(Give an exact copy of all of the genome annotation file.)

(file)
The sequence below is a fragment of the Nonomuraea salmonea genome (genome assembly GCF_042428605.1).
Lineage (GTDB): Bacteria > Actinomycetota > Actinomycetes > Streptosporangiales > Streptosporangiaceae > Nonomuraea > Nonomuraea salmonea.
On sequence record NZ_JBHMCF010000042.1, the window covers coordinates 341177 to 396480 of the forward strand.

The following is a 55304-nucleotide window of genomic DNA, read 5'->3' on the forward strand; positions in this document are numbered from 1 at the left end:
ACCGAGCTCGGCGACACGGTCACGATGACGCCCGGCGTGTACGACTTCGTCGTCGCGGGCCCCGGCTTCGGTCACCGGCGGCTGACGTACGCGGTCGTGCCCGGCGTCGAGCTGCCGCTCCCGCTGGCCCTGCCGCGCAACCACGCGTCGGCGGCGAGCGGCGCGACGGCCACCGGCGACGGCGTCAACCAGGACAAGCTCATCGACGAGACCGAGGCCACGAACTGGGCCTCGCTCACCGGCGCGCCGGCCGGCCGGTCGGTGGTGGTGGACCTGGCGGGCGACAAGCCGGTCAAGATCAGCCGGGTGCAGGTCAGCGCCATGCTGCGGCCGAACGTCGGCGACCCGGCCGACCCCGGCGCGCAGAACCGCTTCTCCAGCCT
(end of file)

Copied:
The sequence below is a fragment of the Nonomuraea salmonea genome (genome assembly GCF_042428605.1).
Lineage (GTDB): Bacteria > Actinomycetota > Actinomycetes > Streptosporangiales > Streptosporangiaceae > Nonomuraea > Nonomuraea salmonea.
On sequence record NZ_JBHMCF010000042.1, the window covers coordinates 341177 to 396480 of the forward strand.

The following is a 55304-nucleotide window of genomic DNA, read 5'->3' on the forward strand; positions in this document are numbered from 1 at the left end:
ACCGAGCTCGGCGACACGGTCACGATGACGCCCGGCGTGTACGACTTCGTCGTCGCGGGCCCCGGCTTCGGTCACCGGCGGCTGACGTACGCGGTCGTGCCCGGCGTCGAGCTGCCGCTCCCGCTGGCCCTGCCGCGCAACCACGCGTCGGCGGCGAGCGGCGCGACGGCCACCGGCGACGGCGTCAACCAGGACAAGCTCATCGACGAGACCGAGGCCACGAACTGGGCCTCGCTCACCGGCGCGCCGGCCGGCCGGTCGGTGGTGGTGGACCTGGCGGGCGACAAGCCGGTCAAGATCAGCCGGGTGCAGGTCAGCGCCATGCTGCGGCCGAACGTCGGCGACCCGGCCGACCCCGGCGCGCAGAACCGCTTCTCCAGCCT